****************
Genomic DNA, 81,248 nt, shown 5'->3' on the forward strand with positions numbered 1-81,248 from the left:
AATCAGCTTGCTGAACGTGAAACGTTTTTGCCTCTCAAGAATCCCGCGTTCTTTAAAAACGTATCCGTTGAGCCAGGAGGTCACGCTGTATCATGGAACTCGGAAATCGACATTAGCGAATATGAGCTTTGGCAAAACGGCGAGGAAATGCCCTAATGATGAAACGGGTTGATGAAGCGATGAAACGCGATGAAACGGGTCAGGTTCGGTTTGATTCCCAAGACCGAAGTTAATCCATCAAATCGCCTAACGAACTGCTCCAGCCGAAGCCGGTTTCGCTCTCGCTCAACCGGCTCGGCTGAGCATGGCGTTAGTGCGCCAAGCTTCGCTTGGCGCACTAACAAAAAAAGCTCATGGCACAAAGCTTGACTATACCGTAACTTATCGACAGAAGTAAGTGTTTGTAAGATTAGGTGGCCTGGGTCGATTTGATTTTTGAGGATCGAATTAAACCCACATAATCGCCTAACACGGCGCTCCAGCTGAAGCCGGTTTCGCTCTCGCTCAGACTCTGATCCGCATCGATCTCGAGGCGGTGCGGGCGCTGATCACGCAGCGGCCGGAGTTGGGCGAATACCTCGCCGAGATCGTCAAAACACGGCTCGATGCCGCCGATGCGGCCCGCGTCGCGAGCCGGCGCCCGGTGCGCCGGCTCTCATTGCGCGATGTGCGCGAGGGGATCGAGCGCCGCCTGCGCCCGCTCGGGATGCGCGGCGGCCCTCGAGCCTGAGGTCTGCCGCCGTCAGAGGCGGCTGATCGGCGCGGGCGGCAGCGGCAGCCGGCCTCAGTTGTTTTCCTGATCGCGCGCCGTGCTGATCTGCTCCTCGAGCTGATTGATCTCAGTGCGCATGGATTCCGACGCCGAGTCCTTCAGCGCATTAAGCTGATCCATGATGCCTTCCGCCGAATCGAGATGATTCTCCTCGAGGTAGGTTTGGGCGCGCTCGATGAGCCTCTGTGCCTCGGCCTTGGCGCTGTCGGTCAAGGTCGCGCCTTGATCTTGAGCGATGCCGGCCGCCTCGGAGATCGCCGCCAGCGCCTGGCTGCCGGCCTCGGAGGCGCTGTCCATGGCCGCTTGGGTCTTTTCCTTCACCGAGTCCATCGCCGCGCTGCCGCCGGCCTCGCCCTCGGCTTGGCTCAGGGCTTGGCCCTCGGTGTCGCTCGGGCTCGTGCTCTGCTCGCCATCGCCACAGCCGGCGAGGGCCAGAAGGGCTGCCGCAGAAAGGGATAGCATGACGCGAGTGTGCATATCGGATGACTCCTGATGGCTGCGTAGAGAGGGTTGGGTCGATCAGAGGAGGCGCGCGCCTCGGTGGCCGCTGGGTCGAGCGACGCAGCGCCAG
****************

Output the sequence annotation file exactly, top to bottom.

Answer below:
Genomic DNA, 81,248 nt, shown 5'->3' on the forward strand with positions numbered 1-81,248 from the left:
AATCAGCTTGCTGAACGTGAAACGTTTTTGCCTCTCAAGAATCCCGCGTTCTTTAAAAACGTATCCGTTGAGCCAGGAGGTCACGCTGTATCATGGAACTCGGAAATCGACATTAGCGAATATGAGCTTTGGCAAAACGGCGAGGAAATGCCCTAATGATGAAACGGGTTGATGAAGCGATGAAACGCGATGAAACGGGTCAGGTTCGGTTTGATTCCCAAGACCGAAGTTAATCCATCAAATCGCCTAACGAACTGCTCCAGCCGAAGCCGGTTTCGCTCTCGCTCAACCGGCTCGGCTGAGCATGGCGTTAGTGCGCCAAGCTTCGCTTGGCGCACTAACAAAAAAAGCTCATGGCACAAAGCTTGACTATACCGTAACTTATCGACAGAAGTAAGTGTTTGTAAGATTAGGTGGCCTGGGTCGATTTGATTTTTGAGGATCGAATTAAACCCACATAATCGCCTAACACGGCGCTCCAGCTGAAGCCGGTTTCGCTCTCGCTCAGACTCTGATCCGCATCGATCTCGAGGCGGTGCGGGCGCTGATCACGCAGCGGCCGGAGTTGGGCGAATACCTCGCCGAGATCGTCAAAACACGGCTCGATGCCGCCGATGCGGCCCGCGTCGCGAGCCGGCGCCCGGTGCGCCGGCTCTCATTGCGCGATGTGCGCGAGGGGATCGAGCGCCGCCTGCGCCCGCTCGGGATGCGCGGCGGCCCTCGAGCCTGAGGTCTGCCGCCGTCAGAGGCGGCTGATCGGCGCGGGCGGCAGCGGCAGCCGGCCTCAGTTGTTTTCCTGATCGCGCGCCGTGCTGATCTGCTCCTCGAGCTGATTGATCTCAGTGCGCATGGATTCCGACGCCGAGTCCTTCAGCGCATTAAGCTGATCCATGATGCCTTCCGCCGAATCGAGATGATTCTCCTCGAGGTAGGTTTGGGCGCGCTCGATGAGCCTCTGTGCCTCGGCCTTGGCGCTGTCGGTCAAGGTCGCGCCTTGATCTTGAGCGATGCCGGCCGCCTCGGAGATCGCCGCCAGCGCCTGGCTGCCGGCCTCGGAGGCGCTGTCCATGGCCGCTTGGGTCTTTTCCTTCACCGAGTCCATCGCCGCGCTGCCGCCGGCCTCGCCCTCGGCTTGGCTCAGGGCTTGGCCCTCGGTGTCGCTCGGGCTCGTGCTCTGCTCGCCATCGCCACAGCCGGCGAGGGCCAGAAGGGCTGCCGCAGAAAGGGATAGCATGACGCGAGTGTGCATATCGGATGACTCCTGATGGCTGCGTAGAGAGGGTTGGGTCGATCAGAGGAGGCGCGCGCCTCGGTGGCCGCTGGGTCGAGCGACGCAGCGCCAG